The usefulness of a radiant barrier sandwich – an exercise in futility?
I’ve been throwing around a few ideas, mostly to myself, that I wanted to open up for discussion. One of them has to do with radiant barriers, and more importantly, a double radiant barrier.
For example, suppose you built a cathedral ceiling, with the layers as follows, inside to outside. Asking for a friend, it completely doesn’t already exist this way on a project in my back yard.
1/2″ drywall, 2×6 rafters, R21 fluffy, 19/32 OSB (taped seams), #15 felt paper, 1.5″ foil faced polyiso (foil facing out, taped seams), 2×4’s on the flat, 7/16 LP TechSheild (taped seams), #15 felt paper, arch. shingles.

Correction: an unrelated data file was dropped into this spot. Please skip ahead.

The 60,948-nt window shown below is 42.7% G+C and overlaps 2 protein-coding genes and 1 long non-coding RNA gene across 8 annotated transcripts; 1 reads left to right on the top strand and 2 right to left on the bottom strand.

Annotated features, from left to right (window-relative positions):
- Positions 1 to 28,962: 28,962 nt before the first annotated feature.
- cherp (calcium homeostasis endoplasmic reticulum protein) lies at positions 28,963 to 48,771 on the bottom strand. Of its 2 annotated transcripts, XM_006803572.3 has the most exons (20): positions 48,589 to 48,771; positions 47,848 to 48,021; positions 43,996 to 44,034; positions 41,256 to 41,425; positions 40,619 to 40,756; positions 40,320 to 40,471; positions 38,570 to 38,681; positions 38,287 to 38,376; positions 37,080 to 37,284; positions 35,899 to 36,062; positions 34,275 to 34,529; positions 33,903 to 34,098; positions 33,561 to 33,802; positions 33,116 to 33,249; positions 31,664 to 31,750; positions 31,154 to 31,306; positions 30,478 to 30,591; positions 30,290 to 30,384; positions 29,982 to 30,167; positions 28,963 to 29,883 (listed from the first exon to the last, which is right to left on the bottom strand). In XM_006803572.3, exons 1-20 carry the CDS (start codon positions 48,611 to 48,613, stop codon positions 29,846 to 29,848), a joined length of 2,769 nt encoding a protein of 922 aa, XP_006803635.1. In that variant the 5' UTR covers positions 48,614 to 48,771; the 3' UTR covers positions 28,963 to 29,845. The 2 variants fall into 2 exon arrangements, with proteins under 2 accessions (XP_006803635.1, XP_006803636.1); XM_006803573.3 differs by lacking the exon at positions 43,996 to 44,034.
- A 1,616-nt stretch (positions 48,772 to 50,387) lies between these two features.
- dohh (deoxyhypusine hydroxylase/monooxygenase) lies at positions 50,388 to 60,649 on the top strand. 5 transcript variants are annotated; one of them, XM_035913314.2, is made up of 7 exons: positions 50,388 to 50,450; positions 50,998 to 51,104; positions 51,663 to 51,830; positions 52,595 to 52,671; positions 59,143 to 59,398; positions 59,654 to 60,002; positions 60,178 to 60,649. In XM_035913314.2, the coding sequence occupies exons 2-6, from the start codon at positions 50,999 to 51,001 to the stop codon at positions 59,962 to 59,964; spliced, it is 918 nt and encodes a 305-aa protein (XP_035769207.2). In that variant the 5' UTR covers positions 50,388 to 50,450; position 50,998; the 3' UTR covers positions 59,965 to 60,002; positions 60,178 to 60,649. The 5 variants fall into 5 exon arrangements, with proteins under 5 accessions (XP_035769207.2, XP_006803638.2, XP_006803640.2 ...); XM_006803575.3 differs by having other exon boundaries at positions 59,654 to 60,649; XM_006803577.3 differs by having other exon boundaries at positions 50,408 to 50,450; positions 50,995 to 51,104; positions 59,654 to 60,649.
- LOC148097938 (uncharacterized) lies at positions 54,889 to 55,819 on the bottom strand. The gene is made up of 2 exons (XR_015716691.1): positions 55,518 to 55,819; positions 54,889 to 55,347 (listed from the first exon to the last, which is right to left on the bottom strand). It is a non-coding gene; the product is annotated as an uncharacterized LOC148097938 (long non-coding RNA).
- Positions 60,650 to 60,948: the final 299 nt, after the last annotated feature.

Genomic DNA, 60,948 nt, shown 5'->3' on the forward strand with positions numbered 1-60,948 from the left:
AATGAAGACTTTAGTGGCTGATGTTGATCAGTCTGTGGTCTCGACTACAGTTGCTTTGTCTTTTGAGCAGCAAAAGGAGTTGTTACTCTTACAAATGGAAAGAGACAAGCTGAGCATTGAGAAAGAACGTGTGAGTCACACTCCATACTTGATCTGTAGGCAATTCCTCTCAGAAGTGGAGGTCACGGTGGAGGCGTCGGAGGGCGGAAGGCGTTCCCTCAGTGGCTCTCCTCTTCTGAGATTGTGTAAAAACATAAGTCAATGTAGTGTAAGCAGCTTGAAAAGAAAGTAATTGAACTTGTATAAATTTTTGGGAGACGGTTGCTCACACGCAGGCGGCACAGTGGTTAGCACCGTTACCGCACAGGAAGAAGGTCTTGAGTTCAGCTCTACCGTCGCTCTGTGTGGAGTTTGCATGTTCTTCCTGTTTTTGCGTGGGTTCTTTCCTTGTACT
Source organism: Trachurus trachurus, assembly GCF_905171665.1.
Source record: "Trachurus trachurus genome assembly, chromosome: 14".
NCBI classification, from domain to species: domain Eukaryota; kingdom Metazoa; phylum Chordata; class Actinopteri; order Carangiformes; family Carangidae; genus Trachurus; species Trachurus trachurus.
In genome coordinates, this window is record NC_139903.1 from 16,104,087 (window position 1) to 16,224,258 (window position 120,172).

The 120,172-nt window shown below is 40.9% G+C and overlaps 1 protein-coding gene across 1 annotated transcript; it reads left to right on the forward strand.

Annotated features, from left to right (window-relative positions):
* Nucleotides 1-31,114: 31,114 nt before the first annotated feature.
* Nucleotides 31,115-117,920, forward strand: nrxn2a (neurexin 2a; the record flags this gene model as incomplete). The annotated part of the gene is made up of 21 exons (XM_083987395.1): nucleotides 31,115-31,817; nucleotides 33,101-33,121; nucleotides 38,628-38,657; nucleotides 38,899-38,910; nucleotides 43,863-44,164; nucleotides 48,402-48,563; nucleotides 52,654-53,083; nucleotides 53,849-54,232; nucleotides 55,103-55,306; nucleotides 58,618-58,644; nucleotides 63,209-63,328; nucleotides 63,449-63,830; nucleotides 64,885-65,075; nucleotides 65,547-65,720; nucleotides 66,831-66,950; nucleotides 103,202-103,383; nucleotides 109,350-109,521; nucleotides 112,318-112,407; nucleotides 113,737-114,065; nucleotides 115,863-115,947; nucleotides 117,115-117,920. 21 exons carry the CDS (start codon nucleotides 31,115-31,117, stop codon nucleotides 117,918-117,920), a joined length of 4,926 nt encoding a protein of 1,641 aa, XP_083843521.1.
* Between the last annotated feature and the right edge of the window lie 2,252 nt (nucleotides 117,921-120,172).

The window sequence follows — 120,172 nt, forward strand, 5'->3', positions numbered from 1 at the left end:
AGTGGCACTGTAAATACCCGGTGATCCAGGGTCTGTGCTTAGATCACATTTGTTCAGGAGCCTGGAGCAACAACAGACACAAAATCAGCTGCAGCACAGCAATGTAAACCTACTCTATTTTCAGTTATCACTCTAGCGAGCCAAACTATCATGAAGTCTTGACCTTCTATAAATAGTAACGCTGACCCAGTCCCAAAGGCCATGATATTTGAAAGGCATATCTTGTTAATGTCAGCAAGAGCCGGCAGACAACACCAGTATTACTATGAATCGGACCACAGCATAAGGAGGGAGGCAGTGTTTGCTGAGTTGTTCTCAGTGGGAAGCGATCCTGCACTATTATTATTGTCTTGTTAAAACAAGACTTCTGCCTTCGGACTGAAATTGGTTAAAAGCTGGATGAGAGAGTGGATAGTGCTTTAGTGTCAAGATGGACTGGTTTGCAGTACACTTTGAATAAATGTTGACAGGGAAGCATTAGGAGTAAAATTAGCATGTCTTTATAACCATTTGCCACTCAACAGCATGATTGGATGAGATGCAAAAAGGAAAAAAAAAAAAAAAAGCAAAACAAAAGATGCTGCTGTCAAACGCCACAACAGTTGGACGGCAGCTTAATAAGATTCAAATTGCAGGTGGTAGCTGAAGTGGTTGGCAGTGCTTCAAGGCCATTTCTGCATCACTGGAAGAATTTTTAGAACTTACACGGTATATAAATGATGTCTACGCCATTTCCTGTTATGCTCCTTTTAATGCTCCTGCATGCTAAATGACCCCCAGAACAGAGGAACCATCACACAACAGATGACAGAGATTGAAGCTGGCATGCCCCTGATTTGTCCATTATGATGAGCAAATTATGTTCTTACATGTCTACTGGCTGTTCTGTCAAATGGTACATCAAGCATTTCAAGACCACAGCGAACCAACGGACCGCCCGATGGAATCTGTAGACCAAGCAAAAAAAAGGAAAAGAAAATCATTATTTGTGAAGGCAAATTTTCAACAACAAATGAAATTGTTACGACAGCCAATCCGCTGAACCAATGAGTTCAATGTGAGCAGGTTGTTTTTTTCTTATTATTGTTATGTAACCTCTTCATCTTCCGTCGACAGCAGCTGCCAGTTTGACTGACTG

In climate zone 4A, or mixed humid, my thoughts were that having a single radiant barrier is good, so two must be better, eh? the foil facing on the TechShield guards against some of the IR transmission from the (160 F+) shingles in the summer, and the foil face on the polyiso reflects another portion of that back up into the TechShield, (also making for one of those optical Fresnel nightmare problems), and so on. In the winter, any IR loss from the outer surface of the polyiso will (should, might) be mitigated by the low(?) emissivity of the foil face on the polyiso.
In the worst case, it seems that it’s only a small waste of money, in the difference in cost between regular 7/16″ OSB and the TechShield. In the best case it helps to any degree, and since the building is small, and mostly unconditioned, the extra $50 will pay for itself in the long run.
Anyone care to offer up a thought? It’s not a permanently habitable living space, and the effective R value seems to be around R27. It’s not code in this area, but it’s probably not far off by U value.
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